Steve Strange talks to Amie Mulderrig about the Club to Catwalk exhibition at the V&A

Steve Strange talks to Amie Mulderrig about the Club to Catwalk exhibition at the V&A

Steve Strange talks to Amie Mulderrig about the Club to Catwalk exhibition at the V&A

Steve Strange talks to Amie Mulderrig about the Club to Catwalk exhibition at the V&A

Steve Strange talks to Amie Mulderrig about the Club to Catwalk exhibition at the V&A

First published in Waltham Forest
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East London and West Essex Guardian Series: Photograph of the Author by , Features Writer

He’s credited as one of the founding fathers of the New Romantic movement. His records provided the soundtrack to those fumbling school disco snogs in the 1980s. Celebrities including Jack Nicholson and Sylvester Stallone have attended his club nights. And now some of his outfits, which inspired generations of clubbers, are set to be celebrated in a special exhibition Club to Catwalk at the Victoria & Albert Museum.

But even at the grand old age of 54, Steve Strange’s mother, Jill, is still doing his laundry.
“My mum is still looking after me,“ he laughs heartily. 
“We’ve always had a close relationship. When I dyed my hair orange at 12 and was suspended from Oakdale, she stuck up for me. Eventually I had to dye it back, but few mums would stick by you like that. She’s cool.“
In fact, when we catch up, Steve’s resting up at his mum’s house in Porthcawl following a “manic and magical” showcase gig in Cardiff with his reformed band Visage.
It’s a marked change in fortunes for the former club host and musician.
At 15 he went to London, finding work in Vivienne Westwood and Malcolm McLaren’s shop Sex in the Kings Road. There followed a disagreement over a blue tartan outfit: “Vivienne found out I’d taken it from the store when I bumped into her at a gig“, and a feeling of disillusionment with the punk scene: “I had black friends and suddenly punk involved all of these racist, violent, national front types.” So he turned his back on that scene and ran his own weekly club night instead.
With an as yet undiscovered Boy George installed as a cloakroom attendant, and Marilyn, in full drag, as the cigarette girl, these nights, such as Billy’s and Blitz, are now the stuff of New Romantic legend.
“I was very strict on the door,“ says Steve reflecting on the period. “If people turned up in a wetsuit with their face painted black and white I’d turn them away. Our nights weren’t about being weird, it was about people embracing and expressing how they felt.
“That’s why this Club to Catwalk exhibition at the V&A is so important. The clothes we were wearing from that period are still really relevant. Without trying to sound too bitchy, Lee Bowery’s clothes were terribly made, but my they were magical.
“It wasn’t a freak show, it was about being creative, it was about balancing classic style alongside the outrageous.  We became known as the Cult with No Name, the Blitz Kids.
“There was an instance where I stopped Mick Jagger from coming in. That was to do with fire safety though. If we had too many people in the club we’d have been closed down, I couldn’t make exceptions. Unfortunately a tabloid hack was there that night and so it appeared all over the papers – I’d booted Mick Jagger out of my club night. Turns out, it was the best thing I could’ve done.“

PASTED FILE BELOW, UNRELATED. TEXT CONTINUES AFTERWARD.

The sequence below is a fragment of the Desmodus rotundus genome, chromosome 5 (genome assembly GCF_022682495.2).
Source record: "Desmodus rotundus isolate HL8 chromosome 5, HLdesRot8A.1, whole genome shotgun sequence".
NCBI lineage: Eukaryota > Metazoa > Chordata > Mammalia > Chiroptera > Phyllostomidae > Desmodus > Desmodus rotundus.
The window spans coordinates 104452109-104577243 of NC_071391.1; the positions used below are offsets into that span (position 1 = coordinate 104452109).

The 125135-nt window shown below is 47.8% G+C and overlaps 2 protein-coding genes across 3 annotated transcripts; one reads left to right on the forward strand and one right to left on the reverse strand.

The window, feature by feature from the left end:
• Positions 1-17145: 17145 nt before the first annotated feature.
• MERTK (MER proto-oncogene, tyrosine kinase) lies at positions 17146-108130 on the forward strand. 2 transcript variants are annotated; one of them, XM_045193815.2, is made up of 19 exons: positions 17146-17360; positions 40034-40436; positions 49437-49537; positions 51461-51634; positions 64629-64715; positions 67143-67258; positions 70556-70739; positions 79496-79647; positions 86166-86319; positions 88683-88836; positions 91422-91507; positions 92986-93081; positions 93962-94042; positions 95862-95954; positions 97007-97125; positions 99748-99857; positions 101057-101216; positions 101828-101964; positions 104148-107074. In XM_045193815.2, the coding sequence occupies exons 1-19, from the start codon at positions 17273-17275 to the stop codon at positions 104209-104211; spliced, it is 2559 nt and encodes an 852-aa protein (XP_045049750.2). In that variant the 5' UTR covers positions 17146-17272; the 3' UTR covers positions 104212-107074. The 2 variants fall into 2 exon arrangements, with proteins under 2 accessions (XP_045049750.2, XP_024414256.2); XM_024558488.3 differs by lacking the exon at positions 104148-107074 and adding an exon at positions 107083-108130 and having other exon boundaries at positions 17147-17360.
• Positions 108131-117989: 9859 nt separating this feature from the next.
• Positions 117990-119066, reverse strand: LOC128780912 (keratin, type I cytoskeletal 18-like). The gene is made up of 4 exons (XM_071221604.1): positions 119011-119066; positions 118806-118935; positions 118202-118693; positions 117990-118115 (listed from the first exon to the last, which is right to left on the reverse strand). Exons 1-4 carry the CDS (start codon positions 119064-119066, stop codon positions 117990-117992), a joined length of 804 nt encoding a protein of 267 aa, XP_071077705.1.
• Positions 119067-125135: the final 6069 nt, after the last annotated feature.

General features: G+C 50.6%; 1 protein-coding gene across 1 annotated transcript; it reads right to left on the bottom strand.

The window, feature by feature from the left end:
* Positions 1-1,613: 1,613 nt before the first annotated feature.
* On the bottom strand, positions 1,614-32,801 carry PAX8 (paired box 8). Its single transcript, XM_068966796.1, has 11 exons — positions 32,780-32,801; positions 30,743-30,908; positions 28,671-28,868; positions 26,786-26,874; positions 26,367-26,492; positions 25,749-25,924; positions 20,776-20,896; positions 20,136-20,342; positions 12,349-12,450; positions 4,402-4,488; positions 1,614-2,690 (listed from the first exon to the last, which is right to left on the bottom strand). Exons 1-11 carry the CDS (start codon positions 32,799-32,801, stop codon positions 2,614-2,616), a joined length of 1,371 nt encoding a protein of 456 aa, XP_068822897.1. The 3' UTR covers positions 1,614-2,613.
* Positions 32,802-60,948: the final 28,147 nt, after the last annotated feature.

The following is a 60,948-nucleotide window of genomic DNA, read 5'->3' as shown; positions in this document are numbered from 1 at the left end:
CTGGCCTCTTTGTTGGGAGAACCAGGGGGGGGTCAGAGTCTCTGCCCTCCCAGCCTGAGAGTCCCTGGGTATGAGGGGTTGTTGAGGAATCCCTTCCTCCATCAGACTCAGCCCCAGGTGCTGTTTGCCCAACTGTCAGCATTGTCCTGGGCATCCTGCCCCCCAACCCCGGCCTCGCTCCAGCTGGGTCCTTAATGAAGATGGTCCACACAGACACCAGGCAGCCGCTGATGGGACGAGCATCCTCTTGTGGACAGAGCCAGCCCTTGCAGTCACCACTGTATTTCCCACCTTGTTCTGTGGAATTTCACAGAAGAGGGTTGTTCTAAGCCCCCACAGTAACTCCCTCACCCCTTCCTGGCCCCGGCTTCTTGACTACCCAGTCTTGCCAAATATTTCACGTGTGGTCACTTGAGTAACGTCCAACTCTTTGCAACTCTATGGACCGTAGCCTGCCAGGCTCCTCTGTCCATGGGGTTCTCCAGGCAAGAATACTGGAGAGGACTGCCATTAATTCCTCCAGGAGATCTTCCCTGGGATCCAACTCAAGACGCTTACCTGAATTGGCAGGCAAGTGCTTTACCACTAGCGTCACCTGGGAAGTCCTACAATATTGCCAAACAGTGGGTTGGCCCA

From there, Steve’s career rocketed. He formed the band Visage in 1979 alongside Midge Ure and Rusty Egan, they grabbed the world’s attention with dancefloor classic Fade To Grey, which reached number one in nine countries and number two in Britain. There was an appearance in David Bowie’s Ashes to Ashes video, as well as modelling stints including for Jean Paul Gaultier.
But just as quick as his ascent did his life quickly fall apart. He developed a drug problem, battling a severe heroin addiction for years on end and Visage split in 1985 following two successful albums, Visage and The Anvil.
Then in the late ‘90s his world  “turned upside down“ following the deaths of “dear friends“ Michael Hutchence and Paula Yates, and his London home burnt down.
Since then his life has not been without drama. After a series of “bizarre episodes“ he was diagnosed as being on the verge of a nervous breakdown and spent several weeks at a psychiatric hospital. And a further relapse in 1999 resulted in him being given a suspended sentence for shoplifting.
Steve is somewhat reluctant when it comes to talking about his descent. Throughout the interview his voice is quavering, almost to the point of slurring, perhaps belying the fact that he has indeed been through some very ’dark times’.
“The music industry definitely fostered drug abuse with me,” he says frankly. “There was no way I could be in five countries in one day, it’s inhumane to expect someone to leave Heathrow and fly to Paris to do a TV show then fly to Italy, then Spain, or Germany or Greece or wherever.
“I’m going back into this with my eyes open. I’ve got a really good team around me, none of us even really drink. I might have the odd glass of red wine or a bit of a pear cider – those days are behind me.“
Visage, who reformed for the second time last year, have only Steve as the original member. With a tour planned for September the future certainly looks bright for the group.
And, just as in his Blitz Kids days fashion is playing a key part. “Michiko Koshino will be doing the clothes for the tour and the stuff we’ve been wearing on the showcases have been created by a very pioneering designer. But when it comes to fashion I like to think I don’t follow it, if anything, I dictate it.
“I get that from my mum, I get my showmanship from her, she is the show. When she promenades she sets the fashion in Porthcawl.“
The Club to Catwalk Exhibition is at the V&A, Cromwell Road, SW7, until February 16, 2014.
 

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